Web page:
UK: Infrastructure manager Network Rail is to be restructured to create 'a number of new, powerful, devolved business units', Chief Executive David Higgins announced on February 21. The new structure is aimed at better aligning with the needs of NR's customers and passengers.
Route directors will become managing directors, 'running their own infrastructure railway business with significant annual turnover and resources'. Their responsibilities will include safety, customer service, asset management outputs and spending, operations, maintenance planning and delivery, plus 'some' renewals and enhancements.
'Network Rail has saved money and transformed the railway through central control but to make further improvements in all areas we now need to increase responsiveness at a local level', said Higgins. 'We're devolving accountability to the route level so that we can get closer to our customers and be in a better position to deliver improvements to passengers and freight users, while reducing costs.'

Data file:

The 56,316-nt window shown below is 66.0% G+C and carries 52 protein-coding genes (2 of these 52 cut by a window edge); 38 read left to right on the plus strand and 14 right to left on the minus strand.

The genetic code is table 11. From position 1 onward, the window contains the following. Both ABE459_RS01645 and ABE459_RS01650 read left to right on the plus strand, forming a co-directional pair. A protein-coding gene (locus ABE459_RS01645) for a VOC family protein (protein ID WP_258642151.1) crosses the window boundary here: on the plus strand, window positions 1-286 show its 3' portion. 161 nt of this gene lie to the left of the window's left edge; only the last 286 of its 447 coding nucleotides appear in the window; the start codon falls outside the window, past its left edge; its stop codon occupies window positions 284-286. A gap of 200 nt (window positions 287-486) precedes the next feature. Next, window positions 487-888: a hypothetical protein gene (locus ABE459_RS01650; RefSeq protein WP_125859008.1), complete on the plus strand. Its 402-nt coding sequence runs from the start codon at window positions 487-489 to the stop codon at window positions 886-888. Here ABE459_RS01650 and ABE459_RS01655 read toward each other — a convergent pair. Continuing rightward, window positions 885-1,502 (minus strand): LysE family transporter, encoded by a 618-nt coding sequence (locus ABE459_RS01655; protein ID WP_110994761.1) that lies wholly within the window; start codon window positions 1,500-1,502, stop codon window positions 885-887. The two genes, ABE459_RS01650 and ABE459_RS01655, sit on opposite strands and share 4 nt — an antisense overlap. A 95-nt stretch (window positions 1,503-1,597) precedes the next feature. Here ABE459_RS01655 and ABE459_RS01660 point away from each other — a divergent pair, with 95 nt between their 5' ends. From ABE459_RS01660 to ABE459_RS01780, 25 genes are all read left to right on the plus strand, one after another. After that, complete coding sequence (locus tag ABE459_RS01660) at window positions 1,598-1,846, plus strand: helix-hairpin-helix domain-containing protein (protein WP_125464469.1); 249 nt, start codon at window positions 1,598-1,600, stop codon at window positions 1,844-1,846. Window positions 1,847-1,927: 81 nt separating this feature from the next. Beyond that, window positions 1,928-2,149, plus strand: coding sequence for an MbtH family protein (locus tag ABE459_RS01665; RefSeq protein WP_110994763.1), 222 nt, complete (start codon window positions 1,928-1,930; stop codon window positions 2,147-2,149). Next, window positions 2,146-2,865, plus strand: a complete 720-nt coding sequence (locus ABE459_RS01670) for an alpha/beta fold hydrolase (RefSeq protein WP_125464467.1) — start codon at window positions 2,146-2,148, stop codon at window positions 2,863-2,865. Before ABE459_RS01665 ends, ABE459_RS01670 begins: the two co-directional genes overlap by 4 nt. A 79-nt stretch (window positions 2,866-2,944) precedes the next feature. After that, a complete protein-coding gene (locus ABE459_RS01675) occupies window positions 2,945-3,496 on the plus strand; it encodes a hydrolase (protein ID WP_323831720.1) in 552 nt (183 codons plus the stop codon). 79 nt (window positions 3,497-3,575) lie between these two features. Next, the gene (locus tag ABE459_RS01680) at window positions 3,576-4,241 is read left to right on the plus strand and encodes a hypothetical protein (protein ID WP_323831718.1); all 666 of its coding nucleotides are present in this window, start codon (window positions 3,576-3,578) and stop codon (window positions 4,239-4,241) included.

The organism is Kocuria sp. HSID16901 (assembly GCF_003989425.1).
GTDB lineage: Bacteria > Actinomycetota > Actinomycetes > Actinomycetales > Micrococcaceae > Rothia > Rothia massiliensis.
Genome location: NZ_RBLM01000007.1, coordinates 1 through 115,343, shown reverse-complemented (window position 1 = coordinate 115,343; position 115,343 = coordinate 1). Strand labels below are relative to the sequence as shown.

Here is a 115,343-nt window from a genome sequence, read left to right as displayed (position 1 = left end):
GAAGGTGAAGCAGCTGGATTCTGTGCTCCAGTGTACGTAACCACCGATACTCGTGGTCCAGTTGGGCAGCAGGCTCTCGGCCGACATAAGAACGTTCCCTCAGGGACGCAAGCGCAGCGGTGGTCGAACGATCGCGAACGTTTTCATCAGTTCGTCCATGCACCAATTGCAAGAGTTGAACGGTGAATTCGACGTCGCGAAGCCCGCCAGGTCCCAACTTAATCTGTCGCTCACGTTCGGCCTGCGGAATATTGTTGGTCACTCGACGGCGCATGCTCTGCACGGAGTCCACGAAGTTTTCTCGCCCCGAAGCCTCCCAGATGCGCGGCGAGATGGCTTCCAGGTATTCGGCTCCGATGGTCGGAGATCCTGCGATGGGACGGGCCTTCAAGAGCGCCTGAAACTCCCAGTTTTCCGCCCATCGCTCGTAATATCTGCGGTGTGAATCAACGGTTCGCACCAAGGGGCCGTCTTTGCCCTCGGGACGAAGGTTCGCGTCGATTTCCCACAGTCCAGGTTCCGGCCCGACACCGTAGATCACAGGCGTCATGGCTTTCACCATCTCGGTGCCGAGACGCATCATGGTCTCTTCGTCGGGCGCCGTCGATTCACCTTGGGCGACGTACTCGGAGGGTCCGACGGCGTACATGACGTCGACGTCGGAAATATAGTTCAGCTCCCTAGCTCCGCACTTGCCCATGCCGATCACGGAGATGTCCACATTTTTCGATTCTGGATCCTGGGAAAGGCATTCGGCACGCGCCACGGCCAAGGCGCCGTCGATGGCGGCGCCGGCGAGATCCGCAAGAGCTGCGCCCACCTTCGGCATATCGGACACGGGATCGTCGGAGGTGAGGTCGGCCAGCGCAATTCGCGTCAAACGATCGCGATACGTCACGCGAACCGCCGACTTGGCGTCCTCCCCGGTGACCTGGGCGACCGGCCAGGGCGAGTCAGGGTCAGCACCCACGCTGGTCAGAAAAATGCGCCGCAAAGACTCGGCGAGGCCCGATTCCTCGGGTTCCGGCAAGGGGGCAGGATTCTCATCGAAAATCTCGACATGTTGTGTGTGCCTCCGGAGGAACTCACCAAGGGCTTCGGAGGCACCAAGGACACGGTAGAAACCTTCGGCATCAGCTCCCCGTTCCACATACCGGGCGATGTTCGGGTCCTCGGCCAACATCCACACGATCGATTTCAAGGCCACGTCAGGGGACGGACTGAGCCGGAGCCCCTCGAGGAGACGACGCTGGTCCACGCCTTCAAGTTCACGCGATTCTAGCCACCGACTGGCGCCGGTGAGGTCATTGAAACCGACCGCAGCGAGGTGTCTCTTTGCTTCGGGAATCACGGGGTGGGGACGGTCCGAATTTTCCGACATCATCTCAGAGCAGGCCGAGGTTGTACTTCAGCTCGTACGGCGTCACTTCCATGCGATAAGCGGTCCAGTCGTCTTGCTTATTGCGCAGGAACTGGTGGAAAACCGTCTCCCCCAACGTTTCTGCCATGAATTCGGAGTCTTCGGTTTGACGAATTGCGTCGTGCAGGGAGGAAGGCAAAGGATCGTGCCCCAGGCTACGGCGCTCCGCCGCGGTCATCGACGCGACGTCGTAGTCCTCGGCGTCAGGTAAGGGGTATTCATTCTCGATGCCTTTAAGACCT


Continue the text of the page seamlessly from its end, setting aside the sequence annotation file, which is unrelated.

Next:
Consultants working on a Rail Value for Money study for the government led by Sir Roy McNulty have already suggested devolving power from the centre of NR to create stand-alone Regional Infrastructure Managers. It is felt this would allow comparative regulation and performance benchmarking, hopefully driving up efficiency.
NR will pilot the new structure on its Scotland and Wessex routes, with the changeover starting in April. Once the structure is meeting expectations, the other seven routes would follow.
The Scotland Route is an obvious choice as its shares it boundaries with one dominant train operator. Wessex ranked behind Anglia and Kent in suitability for vertical integration in a study for the McNulty review, but South West Trains franchisee Stagecoach is known to be an proponent of vertical integration, where management of train operations and infrastructure is combined.
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